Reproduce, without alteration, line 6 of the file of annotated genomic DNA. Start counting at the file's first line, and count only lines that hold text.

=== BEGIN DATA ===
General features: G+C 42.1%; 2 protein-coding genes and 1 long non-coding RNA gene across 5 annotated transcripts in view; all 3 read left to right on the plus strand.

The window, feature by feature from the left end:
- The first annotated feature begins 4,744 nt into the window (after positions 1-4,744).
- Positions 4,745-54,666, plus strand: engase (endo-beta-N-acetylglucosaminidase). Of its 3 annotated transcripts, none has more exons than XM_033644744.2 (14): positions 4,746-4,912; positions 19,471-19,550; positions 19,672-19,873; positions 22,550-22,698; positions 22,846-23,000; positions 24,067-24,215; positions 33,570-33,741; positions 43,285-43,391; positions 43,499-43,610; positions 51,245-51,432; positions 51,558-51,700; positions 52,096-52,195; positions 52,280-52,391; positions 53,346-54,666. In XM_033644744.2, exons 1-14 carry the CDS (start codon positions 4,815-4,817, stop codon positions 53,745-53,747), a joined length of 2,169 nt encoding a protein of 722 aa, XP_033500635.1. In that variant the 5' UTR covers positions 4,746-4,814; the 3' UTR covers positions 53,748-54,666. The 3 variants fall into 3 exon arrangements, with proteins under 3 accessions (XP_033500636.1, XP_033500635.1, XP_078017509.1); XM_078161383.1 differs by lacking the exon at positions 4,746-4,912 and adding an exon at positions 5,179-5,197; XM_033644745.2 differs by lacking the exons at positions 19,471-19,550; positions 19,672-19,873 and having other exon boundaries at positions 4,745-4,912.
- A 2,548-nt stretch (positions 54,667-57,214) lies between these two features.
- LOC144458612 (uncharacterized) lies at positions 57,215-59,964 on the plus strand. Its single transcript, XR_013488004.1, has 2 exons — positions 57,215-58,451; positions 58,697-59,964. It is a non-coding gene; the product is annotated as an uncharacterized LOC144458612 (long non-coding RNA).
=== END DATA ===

- LOC144458612 (uncharacterized) lies at positions 57,215-59,964 on the plus strand. Its single transcript, XR_013488004.1, has 2 exons — positions 57,215-58,451; positions 58,697-59,964. It is a non-coding gene; the product is annotated as an uncharacterized LOC144458612 (long non-coding RNA).